All travel businesses should be able to demonstrate they are acting to comply with Europe’s General Data Protection Regulation (GDPR) by the end of this week, but many appear unprepared for the rules which come into force on Friday.

Alexandra Cooke, associate lawyer at legal firm Hamlins, said: “Some [businesses] are panicking, some are taking it in their stride, some are ignoring it.”

Cooke told an Abta Travel Law Seminar in London on Tuesday: “The increased fines [for a data breach] could potentially bankrupt a company.” But she said: “Organisations don’t understand their database, why they are keeping data or what data is personal. Most of our clients say they keep data indefinitely – that will no longer be OK – and most don’t keep data securely.”

The UK Federation of Small Businesses reported in March that almost one in five of its members were unaware the new rules were coming in. Yet the regulation applies to all personal or ‘sensitive’ information and to its ‘processing’, which includes the storage and transmission of data.

Travlaw lawyer Luke Golding told an earlier Abta Seminar on GDPR compliance this month: “It means almost any use.” He warned the requirement to demonstrate compliance “has the potential to trip up a lot of organisations”.

His colleague, Travlaw partner Farina Azam, said: “Processing will be legal where it is necessary for the performance of a contract or to take steps to enter the contract.”

But she warned: “If you collect data for a booking, you can’t use it for another purpose. The less data you hold, the better. Ask yourself ‘do you need it?’”

Concerns among businesses appear to have risen as the GDPR deadline nears. The Institute of Directors this month reported a fall in the proportion of business leaders confident their organisations would comply in time, with just 16% declaring “a high degree of confidence” in their company’s preparations compared with 43% last August.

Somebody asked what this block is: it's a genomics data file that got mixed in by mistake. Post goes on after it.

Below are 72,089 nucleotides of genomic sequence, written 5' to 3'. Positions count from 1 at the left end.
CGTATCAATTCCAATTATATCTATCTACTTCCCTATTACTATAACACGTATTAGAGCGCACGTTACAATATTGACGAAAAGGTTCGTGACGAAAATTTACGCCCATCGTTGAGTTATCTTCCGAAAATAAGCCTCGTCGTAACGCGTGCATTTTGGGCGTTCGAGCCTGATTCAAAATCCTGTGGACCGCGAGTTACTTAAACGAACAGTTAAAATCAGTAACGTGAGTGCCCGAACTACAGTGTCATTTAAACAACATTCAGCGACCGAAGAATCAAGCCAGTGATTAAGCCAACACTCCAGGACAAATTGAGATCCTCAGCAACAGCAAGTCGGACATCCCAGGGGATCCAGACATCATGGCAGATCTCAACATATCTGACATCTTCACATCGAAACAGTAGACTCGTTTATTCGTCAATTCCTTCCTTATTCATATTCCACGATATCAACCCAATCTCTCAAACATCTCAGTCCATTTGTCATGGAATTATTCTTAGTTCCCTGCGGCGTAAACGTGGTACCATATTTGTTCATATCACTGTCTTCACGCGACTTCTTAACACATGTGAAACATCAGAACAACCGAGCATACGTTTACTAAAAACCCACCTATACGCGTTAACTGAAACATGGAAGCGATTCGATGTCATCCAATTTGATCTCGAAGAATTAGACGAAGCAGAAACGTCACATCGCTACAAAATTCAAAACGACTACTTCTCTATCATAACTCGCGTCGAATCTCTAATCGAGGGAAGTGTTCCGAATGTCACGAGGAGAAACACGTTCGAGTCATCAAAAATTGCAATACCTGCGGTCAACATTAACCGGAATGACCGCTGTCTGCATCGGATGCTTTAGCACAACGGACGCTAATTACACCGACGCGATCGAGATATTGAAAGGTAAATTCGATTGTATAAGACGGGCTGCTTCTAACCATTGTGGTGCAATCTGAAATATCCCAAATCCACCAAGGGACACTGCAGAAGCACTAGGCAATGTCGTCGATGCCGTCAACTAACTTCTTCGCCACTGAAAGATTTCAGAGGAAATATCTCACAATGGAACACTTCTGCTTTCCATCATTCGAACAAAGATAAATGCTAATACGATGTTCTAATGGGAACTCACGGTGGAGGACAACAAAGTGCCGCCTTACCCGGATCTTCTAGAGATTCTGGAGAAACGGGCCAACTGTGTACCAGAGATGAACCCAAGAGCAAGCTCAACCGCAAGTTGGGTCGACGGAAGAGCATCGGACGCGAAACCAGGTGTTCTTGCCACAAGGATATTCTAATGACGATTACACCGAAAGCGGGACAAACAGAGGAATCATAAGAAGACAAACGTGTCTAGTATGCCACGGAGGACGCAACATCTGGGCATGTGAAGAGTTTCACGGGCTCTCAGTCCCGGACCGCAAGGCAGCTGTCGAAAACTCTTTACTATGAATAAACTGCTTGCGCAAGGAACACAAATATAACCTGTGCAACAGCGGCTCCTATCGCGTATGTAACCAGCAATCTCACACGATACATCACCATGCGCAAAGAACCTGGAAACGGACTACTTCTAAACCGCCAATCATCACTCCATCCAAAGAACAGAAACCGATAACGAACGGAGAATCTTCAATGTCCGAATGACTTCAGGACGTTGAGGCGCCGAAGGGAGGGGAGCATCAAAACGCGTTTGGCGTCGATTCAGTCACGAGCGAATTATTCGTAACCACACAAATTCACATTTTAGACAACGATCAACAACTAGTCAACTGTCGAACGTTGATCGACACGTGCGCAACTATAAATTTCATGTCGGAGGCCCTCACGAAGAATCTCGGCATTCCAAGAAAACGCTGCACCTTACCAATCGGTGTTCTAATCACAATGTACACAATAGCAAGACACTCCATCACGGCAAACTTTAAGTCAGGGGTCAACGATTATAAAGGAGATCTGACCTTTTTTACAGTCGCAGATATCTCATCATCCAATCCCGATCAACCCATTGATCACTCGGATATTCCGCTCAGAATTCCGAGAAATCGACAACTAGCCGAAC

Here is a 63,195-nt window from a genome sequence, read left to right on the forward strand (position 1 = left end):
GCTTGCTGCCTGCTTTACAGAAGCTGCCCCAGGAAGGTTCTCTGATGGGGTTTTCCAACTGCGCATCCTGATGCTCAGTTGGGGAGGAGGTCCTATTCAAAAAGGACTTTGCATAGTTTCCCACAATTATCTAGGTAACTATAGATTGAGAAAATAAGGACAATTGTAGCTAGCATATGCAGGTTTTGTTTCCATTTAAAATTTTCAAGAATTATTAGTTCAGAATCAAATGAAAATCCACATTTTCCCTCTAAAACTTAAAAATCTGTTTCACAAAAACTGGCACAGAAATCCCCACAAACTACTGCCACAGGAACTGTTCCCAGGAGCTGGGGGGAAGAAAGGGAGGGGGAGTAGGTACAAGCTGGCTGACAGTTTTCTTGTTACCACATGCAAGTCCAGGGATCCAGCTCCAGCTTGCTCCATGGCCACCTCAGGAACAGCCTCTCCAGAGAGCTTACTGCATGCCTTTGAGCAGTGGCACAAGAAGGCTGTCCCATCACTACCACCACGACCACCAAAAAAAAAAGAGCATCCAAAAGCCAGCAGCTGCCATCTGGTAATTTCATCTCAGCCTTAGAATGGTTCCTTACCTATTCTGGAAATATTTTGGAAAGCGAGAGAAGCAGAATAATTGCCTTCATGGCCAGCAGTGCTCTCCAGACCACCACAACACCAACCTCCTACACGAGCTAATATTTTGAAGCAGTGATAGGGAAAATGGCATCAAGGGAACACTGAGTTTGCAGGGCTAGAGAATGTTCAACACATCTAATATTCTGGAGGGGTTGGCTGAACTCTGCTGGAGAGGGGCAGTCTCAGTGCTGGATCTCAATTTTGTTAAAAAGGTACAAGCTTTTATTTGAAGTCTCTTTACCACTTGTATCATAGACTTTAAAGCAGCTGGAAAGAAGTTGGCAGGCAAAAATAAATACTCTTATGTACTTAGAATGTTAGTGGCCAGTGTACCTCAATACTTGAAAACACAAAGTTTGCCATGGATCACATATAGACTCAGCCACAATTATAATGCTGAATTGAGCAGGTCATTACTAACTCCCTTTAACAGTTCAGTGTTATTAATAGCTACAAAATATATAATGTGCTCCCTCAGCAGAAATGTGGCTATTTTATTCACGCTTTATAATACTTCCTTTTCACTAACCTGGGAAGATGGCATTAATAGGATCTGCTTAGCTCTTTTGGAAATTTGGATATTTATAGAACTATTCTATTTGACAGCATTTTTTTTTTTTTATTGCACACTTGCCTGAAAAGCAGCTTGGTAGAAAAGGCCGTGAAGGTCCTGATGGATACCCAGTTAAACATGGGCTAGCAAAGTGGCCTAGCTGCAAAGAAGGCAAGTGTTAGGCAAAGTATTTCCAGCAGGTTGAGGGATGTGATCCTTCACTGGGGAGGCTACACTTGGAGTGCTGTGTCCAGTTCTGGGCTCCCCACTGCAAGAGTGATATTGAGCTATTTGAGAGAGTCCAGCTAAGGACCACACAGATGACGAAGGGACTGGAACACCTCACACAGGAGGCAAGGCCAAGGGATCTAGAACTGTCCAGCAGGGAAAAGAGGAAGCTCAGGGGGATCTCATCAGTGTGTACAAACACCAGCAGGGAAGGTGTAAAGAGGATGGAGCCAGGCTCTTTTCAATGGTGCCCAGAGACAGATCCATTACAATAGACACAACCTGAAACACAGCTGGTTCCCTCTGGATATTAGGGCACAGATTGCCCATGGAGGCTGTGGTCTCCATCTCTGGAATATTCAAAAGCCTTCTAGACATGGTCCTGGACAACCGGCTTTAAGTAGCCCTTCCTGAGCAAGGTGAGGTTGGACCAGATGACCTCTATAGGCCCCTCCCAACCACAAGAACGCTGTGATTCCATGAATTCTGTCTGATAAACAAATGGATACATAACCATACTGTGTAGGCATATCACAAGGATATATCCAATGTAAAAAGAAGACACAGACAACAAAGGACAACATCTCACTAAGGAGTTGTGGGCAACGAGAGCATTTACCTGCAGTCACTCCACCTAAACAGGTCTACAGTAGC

The institute warned that smaller businesses found it difficult “to digest the scale of the changes”.

Part of the problem has been a delay by the UK regulator, the Information Commissioner’s Office (ICO), in issuing advice. Lawyers are still awaiting guidance on some aspects of the GDPR.

Jo Kolatsis, partner at Hill Dickinson, said: “The ICO has been slack in sending out guidance, but it has confirmed it will take a light-touch approach while everyone gets used to this.” Cooke said: “It’s important you have a paper trail and document everything you do.” She advised using Abta’s website guidance to carry out an audit.

At a glance: What is GDPR

• The GDPR is an EU regulation, but its standards are likely to be adopted worldwide since any organisation handling the personal information of EU citizens will be required to adhere to it.
• The rules run to more than 200 pages. They require an organisation to be transparent about how it collects, stores and processes personal data.
• Organisations must obtain unambiguous consent to use and retain data; keep it up to date; and delete old data.
• Consumers will be able to ask for the information companies hold about them and request it be deleted.
• A UK Data Protection Bill will supplement and in some cases extend GDPR’s reach.